Jeff Withey Quietly Putting Up NPOY Numbers, Especially on the Defensive EndPosted by KoryCarpenter on November 30th, 2012
For his first couple of years in a Kansas uniform, senior center Jeff Withey’s game reflected his nonchalant personality to a fault. A California native, Withey transferred from Arizona in December of 2008 and became eligible midway through the 2009-10 season. He was a non-factor for almost two years, averaging 2.3 PPG and 1.8 RPG in 2010-11 as a sophomore. Two years later, his personality is still the same. After the Jayhawks defeated North Carolina last season to advance to the Final Four, Withey was speaking with a few media members on the court of the Edward Jones Dome as players celebrated and people searched for a ladder. “Excuse me,” Withey told the reporters after a few questions. “I have to go cut down the net.”
Withey knows every team-first cliché in the book. He rarely talks about his numbers or dominant defense, but somebody needs to, because Withey is becoming one of the best defenders college basketball has seen in years. Last season, Withey broke the all-time NCAA Tournament record with 31 blocks in six games. He has only gotten better this year, blocking 37 shots through the season’s first six games. C.J. Moore of CBSSports.com found that if Withey was a team all by himself, he would rank 13th in the country in blocked shots. A year after Anthony Davis won nearly every National Player of the Year Award for his defense and shotblocking ability, Withey is putting up similar numbers this season.
Here are Davis’ numbers last year: 14.1 PPG, 10.3 RPG, and 4.7 BPG. Withey is currently at 14.1 PPG, 8.6 RPG, and 6.1 BPG.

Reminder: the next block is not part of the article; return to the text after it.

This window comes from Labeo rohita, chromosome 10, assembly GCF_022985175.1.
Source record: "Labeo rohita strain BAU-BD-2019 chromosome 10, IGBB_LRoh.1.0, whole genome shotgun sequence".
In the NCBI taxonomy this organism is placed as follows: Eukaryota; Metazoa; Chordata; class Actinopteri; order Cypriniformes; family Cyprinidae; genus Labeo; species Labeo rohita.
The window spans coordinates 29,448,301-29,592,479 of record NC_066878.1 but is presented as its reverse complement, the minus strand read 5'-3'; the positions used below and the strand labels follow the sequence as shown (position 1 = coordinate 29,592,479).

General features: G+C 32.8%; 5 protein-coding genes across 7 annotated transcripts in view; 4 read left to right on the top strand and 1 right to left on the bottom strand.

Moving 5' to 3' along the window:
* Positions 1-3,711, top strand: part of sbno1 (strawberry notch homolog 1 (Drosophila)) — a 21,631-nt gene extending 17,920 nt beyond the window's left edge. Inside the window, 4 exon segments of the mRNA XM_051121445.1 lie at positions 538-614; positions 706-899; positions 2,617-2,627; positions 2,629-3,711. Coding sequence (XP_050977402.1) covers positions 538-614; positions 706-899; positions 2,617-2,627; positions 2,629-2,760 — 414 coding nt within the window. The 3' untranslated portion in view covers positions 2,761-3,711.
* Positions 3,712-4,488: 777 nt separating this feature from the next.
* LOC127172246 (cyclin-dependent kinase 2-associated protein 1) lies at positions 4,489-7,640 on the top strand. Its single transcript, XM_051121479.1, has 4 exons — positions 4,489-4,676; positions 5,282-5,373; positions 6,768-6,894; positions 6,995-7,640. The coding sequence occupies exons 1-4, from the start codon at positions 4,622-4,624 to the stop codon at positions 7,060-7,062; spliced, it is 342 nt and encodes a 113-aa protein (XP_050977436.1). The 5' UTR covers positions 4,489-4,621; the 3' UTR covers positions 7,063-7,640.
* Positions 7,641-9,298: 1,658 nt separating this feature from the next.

Of course, Davis averaged those numbers through 40 games and led his team to a national championship. Withey has played just six games, four against non-power conference opponents. But if Withey can stay close to his current pace for the next three months, he should be in the discussion for National Player of the Year along with guys like Indiana’s Cody Zeller and Duke’s Mason Plumlee (RTC’s Award Tour has Withey ranked at #8 as of today). However, things like Player of the Year voting can become somewhat of popularity contest. As a defensive-minded player, Davis was an outlier as a Player of the Year winner. But he had considerable hype coming out of high school, the additional hype of playing on a great Kentucky team, the added hype of playing for a PR genius like John Calipari, and a unibrow. Withey is unassuming, but his blocks are no different. Instead of putting a soft shot attempt into the third row and ending up on SportsCenter, Withey isn’t giving his opponent another possession very often. Over 70 percent of his blocks stay with the Jayhawks given his ability to softly tip the ball to a teammate or keep it himself. It’s hardly noticeable at times and definitely not highlight-worthy, but its positive impact on games can’t be overstated. Now we’ll have to wait and see if NPOY voters take notice.